The economy was to be reshaped to promote industry. And the principal instrument for this was a high tariff on manufactured imports from Britain, the traditional world-dominant manufacturer.

The tariff would provide the incentive to invest in the development of manufacturing technologies and would subsidize the nascent manufacturing firms that would make those investments.

It was also to be the major source of federal government revenues, and would thus support an extensive program of infrastructure development. This was vital for territorial expansion and economic development, and for adding the critical political support of the western farmers to the northern coastal commercial and labor interests.

But that was not all. The tariff was also the instrument that permitted the federal government to credibly assume states’ debts incurred to fund the Revolutionary War, thus strengthening the central government (central to Hamilton’s plans).

The creation of a federal government debt also constituted the basis of a new and vigorous financial market. No wonder then that in Hamilton’s strong and settled opinion: “a national debt, if it is not excessive, will be to us a national blessing.”

Finally there was Bank of the United States, which Hamilton designed to sit at the center of the financial system and tame the wildcat banks and their wildcat currencies.

As the Hamiltonian system developed, tariffs rose to about 35% of the values of manufactured imports by 1816. And the tariff stayed up: it was among very highest in the North Atlantic for more than a century. These benefits were massive. They were also massively unexpected. Hamilton believed that a focus on manufacturing, technology, secondary-product exports, corporate organization, banks, and finance was a very good bet. But he and his allies had no idea how good a bet it would be. Nobody did.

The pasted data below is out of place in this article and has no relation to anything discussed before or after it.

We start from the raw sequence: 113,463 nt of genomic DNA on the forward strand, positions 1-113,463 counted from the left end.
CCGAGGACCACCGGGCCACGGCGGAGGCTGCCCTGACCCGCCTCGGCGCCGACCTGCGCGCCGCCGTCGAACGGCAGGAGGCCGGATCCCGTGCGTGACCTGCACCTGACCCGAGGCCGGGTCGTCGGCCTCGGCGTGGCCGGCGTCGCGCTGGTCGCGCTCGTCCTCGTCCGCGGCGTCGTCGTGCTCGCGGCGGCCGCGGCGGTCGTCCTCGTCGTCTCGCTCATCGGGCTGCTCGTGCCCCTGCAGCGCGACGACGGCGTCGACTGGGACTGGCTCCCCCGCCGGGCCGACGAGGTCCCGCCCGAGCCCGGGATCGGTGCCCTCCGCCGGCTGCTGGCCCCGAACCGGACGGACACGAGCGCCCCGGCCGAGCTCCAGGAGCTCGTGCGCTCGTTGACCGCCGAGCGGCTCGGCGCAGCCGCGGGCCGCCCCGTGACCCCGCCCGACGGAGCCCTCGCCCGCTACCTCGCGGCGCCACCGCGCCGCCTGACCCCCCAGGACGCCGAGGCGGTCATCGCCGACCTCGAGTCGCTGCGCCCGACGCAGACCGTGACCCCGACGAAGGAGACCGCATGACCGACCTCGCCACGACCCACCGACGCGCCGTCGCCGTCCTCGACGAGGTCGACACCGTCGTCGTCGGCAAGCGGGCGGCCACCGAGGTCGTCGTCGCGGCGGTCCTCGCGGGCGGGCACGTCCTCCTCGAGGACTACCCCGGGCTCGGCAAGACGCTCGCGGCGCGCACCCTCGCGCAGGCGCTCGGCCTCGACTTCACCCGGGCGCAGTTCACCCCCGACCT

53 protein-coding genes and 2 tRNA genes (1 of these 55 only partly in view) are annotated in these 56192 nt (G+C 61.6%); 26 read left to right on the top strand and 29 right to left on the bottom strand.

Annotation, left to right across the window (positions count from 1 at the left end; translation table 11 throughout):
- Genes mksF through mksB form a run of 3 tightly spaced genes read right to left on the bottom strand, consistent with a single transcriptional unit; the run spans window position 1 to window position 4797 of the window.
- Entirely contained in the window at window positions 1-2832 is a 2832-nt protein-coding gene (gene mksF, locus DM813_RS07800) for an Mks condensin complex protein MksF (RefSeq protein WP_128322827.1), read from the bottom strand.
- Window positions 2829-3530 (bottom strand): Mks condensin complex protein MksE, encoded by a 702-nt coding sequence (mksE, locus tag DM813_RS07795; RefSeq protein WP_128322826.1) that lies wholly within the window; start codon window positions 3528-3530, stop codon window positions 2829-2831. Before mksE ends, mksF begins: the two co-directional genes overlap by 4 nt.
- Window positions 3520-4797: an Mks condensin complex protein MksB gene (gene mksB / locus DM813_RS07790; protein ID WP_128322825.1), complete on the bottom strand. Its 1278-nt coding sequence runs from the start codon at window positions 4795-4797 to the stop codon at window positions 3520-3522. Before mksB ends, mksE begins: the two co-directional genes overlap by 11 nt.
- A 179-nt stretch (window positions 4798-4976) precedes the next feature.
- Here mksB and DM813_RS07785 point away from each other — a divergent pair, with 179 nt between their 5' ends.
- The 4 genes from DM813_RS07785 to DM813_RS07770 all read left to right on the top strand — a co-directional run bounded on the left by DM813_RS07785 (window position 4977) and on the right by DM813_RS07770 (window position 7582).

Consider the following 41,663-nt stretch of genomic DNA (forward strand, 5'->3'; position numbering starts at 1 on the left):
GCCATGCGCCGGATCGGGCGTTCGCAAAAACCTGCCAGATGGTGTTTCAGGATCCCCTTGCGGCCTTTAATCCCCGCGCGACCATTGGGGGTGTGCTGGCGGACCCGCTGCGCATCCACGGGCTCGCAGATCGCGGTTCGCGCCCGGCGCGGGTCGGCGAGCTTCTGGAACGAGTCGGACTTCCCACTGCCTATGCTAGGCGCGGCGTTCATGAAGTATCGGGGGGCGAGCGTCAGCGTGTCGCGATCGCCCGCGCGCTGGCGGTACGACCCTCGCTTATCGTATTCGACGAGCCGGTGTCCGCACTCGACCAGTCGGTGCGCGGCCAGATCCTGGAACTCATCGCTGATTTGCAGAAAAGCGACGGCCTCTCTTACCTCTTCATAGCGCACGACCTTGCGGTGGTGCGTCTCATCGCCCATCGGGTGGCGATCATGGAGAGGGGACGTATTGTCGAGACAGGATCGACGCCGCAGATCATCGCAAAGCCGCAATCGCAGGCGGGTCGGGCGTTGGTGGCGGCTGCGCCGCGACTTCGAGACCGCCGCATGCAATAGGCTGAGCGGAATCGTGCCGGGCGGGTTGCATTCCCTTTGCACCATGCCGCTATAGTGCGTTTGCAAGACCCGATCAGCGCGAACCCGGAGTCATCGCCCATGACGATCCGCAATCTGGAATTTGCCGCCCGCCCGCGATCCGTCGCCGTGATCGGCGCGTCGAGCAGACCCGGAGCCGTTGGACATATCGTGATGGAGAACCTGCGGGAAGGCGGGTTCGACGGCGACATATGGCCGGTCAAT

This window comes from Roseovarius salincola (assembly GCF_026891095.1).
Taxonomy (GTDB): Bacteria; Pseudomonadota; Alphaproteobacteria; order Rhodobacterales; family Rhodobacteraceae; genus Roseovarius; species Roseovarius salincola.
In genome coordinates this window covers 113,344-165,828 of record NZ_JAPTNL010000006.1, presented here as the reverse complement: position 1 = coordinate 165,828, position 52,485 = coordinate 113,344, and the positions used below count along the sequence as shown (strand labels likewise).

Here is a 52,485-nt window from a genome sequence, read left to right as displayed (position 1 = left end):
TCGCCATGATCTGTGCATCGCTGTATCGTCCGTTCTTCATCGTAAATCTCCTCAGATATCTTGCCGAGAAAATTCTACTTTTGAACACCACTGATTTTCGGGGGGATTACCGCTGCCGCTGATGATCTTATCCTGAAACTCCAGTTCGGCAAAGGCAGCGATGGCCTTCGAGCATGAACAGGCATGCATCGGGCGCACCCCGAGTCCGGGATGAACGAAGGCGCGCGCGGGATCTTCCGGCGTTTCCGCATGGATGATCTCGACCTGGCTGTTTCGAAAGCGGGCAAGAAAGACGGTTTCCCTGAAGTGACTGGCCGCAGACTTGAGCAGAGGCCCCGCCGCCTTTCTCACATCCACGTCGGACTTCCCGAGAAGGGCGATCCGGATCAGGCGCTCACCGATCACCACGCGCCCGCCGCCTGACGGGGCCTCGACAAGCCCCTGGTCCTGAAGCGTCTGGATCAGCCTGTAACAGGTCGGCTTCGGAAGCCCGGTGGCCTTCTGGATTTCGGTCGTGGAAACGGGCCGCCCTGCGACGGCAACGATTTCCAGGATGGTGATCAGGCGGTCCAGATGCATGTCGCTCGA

The Hamiltonian system flourished, and slowly transformed itself first into the American System of manufacturers and then into mass production and Fordism proper. It set the pattern for all subsequent redesigns of the American economy. And that has since spread over an ever-increasing proportion of the globe.

What was needed, and what the United States got at the right time, was Alexander Hamilton

So what is the lesson? The lesson is not that activist government industrial policy is always right. Jefferson’s ideology of agrarian utopia coupled with Smithian laissez-faire was wrong for its day. But Stalin’s ideology of over-investing in heavy industry to seek massive economies of scale—although it did produce a tank industry that could fight off Hitler—was equally wrong for the post-World War II move from industrial into post-industrial economies.

Similarly Japan’s MITI was great for Japan’s post-WWII catch up but became a cropper once Japan was no longer following a well-blazed industrial development trail. And turning Hamiltonian exaltation of financial depth into an ideology creates major weaknesses, the bill for which came due in 1929-1933 and again in 2007-2009.

The lesson is that ideologies—no matter what they are—are bad masters. Hamilton’s genius was in focusing on not what was decreed according to ideological first principles laid down by some academic scribbler, but rather focusing on what was in a pragmatic sense likely to generate prosperity at that moment in that situation.

Hamilton broadly got it right. His successors who continued his policies under decent Jeffersonian draperies also got it right. The post-Civil War decision to go for a heavily-industrialized economy knit together by continent-spanning railroads got it right. The Progressive course correction of the inequities produced by the Gilded Age got it right. So did the—overwhelmingly pragmatic—policies of FDR and of Eisenhower.

It is only in the past generation that we have forgotten our pragmatic past and applied ideological litmus tests to what our public policies will be. And we have suffered for it.

Stephen S. Cohen and J. Bradford DeLong are the authors of Concrete Economics: The Hamilton Approach to Economic Growth and Policy (Harvard Business Review Press, 2016). This article was adapted from the book.